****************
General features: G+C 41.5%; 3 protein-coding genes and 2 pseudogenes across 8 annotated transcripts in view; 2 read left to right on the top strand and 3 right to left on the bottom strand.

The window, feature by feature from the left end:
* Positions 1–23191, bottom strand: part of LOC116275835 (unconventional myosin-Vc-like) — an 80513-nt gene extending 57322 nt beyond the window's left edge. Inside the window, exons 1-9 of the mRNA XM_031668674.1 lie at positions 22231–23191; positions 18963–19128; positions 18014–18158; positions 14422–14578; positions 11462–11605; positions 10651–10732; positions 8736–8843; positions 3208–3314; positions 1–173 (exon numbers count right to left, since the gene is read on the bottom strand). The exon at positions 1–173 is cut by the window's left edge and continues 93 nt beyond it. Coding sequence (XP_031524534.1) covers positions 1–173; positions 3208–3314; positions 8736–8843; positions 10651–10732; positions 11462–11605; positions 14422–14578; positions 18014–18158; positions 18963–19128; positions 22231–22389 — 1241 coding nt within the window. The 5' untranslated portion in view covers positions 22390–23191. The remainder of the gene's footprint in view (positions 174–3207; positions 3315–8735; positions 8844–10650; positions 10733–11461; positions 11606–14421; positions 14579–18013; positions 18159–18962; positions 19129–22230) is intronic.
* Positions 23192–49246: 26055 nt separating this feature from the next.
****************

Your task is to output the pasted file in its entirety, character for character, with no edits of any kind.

General features: G+C 41.5%; 3 protein-coding genes and 2 pseudogenes across 8 annotated transcripts in view; 2 read left to right on the top strand and 3 right to left on the bottom strand.

The window, feature by feature from the left end:
* Positions 1–23191, bottom strand: part of LOC116275835 (unconventional myosin-Vc-like) — an 80513-nt gene extending 57322 nt beyond the window's left edge. Inside the window, exons 1-9 of the mRNA XM_031668674.1 lie at positions 22231–23191; positions 18963–19128; positions 18014–18158; positions 14422–14578; positions 11462–11605; positions 10651–10732; positions 8736–8843; positions 3208–3314; positions 1–173 (exon numbers count right to left, since the gene is read on the bottom strand). The exon at positions 1–173 is cut by the window's left edge and continues 93 nt beyond it. Coding sequence (XP_031524534.1) covers positions 1–173; positions 3208–3314; positions 8736–8843; positions 10651–10732; positions 11462–11605; positions 14422–14578; positions 18014–18158; positions 18963–19128; positions 22231–22389 — 1241 coding nt within the window. The 5' untranslated portion in view covers positions 22390–23191. The remainder of the gene's footprint in view (positions 174–3207; positions 3315–8735; positions 8844–10650; positions 10733–11461; positions 11606–14421; positions 14579–18013; positions 18159–18962; positions 19129–22230) is intronic.
* Positions 23192–49246: 26055 nt separating this feature from the next.